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Desert Bloom

Desert Bloom emerges a muted, intelligently observed story [by Linda Remy and Eugene Corr] of a girl's growing pains in an emotionally deprived and politically warped environment.

Desert Bloom emerges a muted, intelligently observed story [by Linda Remy and Eugene Corr] of a girl’s growing pains in an emotionally deprived and politically warped environment.

Arid setting in question is Las Vegas, 1950, where Second World War vet Jon Voight runs a gas station and is stepfather to JoBeth Williams’ three daughters, the oldest of whom is the 13-year-old Rose, played by Annabeth Gish.

Big events in the household are the arrival of the girls’ Aunt Starr (Ellen Barkin), a glamorous showgirl type who will live with the family for the 42 days necessary to obtain a quickie divorce, and the impending atmospheric A-bomb test, for which the entire community is preparing as if it were the second coming.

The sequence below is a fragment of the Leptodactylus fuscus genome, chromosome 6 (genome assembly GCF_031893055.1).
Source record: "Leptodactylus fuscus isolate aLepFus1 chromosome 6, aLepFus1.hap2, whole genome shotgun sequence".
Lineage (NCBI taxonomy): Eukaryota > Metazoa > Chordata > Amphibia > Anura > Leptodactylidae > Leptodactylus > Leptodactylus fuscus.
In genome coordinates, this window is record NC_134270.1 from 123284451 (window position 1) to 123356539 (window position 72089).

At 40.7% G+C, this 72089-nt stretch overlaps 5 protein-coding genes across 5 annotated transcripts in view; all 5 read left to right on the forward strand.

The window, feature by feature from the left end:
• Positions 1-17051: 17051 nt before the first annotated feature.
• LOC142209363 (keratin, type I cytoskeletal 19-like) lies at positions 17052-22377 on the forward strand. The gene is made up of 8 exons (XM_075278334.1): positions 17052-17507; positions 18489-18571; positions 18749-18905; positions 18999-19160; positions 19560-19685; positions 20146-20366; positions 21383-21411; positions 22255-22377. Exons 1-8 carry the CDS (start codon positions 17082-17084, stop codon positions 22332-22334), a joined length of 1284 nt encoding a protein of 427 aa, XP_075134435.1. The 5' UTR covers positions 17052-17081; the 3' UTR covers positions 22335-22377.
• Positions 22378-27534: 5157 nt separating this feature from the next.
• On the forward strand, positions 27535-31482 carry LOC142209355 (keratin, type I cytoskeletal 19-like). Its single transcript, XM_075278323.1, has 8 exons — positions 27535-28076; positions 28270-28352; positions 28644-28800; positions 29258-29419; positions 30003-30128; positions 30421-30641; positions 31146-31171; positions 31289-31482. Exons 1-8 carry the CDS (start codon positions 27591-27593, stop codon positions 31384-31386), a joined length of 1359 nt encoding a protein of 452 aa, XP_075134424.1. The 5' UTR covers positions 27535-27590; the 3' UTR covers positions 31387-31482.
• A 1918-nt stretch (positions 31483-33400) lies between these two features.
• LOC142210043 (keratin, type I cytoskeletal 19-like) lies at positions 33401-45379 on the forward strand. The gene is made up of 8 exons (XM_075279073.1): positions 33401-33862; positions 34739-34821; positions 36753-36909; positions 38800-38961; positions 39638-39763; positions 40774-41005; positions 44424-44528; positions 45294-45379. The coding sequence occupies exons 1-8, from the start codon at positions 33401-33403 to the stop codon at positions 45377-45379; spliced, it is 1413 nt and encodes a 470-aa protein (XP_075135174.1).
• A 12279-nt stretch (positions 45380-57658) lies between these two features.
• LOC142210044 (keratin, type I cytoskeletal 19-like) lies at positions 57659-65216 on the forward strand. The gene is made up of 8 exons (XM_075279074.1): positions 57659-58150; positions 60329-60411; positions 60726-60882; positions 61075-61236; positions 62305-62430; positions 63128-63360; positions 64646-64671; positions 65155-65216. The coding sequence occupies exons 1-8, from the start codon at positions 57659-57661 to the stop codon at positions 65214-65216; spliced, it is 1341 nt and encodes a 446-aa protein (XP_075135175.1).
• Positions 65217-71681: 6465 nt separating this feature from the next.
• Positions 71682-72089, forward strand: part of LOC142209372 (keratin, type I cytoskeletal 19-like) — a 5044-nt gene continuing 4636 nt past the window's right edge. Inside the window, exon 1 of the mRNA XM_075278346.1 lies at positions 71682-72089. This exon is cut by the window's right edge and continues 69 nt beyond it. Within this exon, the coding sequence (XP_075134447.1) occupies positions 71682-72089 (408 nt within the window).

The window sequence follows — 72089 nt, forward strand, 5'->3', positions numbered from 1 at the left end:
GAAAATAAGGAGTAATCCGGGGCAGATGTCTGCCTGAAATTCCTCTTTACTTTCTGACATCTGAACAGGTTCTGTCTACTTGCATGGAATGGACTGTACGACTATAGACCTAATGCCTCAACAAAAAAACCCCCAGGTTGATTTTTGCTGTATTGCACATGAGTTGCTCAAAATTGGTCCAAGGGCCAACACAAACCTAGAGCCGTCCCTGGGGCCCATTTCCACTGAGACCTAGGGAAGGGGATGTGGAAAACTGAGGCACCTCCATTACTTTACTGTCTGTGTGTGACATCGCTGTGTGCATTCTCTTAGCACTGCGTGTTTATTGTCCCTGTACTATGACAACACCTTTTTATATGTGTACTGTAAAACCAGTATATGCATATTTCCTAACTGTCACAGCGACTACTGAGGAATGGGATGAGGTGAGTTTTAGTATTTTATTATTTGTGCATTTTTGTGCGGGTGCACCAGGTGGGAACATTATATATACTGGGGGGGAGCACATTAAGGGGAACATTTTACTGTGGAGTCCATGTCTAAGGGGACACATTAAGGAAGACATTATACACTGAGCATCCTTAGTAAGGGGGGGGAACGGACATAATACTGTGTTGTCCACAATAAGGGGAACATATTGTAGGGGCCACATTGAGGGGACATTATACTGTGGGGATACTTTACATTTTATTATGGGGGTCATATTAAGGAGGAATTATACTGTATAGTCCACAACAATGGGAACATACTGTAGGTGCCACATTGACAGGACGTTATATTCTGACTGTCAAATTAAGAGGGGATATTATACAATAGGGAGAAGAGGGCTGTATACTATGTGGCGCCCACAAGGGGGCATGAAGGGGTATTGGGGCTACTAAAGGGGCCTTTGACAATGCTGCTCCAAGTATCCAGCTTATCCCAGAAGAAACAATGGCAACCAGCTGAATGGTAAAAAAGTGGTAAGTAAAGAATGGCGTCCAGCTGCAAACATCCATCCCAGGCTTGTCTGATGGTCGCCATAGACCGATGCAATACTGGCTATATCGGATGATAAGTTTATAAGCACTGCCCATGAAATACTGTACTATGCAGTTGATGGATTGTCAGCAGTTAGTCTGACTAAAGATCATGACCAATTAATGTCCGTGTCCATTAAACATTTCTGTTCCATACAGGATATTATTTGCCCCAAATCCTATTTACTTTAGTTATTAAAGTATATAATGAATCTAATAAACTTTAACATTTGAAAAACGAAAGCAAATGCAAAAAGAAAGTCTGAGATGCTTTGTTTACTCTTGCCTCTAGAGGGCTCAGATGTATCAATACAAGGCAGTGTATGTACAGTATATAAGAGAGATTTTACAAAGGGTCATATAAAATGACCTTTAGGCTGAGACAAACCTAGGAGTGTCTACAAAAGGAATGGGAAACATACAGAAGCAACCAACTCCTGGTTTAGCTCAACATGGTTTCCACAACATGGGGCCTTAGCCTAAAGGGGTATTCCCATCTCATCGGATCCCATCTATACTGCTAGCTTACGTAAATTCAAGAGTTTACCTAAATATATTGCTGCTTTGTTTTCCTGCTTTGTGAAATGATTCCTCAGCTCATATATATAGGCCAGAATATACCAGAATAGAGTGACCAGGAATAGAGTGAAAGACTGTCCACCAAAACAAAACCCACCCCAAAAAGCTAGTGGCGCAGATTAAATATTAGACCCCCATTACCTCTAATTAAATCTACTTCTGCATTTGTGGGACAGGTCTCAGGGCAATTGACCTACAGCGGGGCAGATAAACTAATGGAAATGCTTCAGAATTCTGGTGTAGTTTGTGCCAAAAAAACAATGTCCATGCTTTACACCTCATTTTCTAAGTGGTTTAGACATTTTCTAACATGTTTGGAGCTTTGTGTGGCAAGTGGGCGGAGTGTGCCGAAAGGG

Due to her good housewife role, Williams can do little but be overshadowed by Barkin, who delivers a wonderfully splashy turn as the unlucky but resilient sexpot. Gish is a find as Rose. Obviously bright and physically reminiscent of another actress of about the same age, Jennifer Connelly, she almost singlehandedly lends the film its intelligent air and makes one root for Rose to survive her squalid upbringing.

Desert Bloom

  • Production: Carson. Director Eugene Corr; Producer Michael Hausman; Screenplay Eugene Corr; Camera Reynaldo Villalobos; Editor David Garfield, John Currin, Cari Coughlin; Music Brad Fiedel; Art Director Lawrence Miller
  • Crew: (Color) Available on VHS, DVD. Extract of a review from 1986. Running time: 104 MIN.
  • With: Jon Voight JoBeth Williams Ellen Barkin Allen Garfield Annabeth Gish
  • Music By: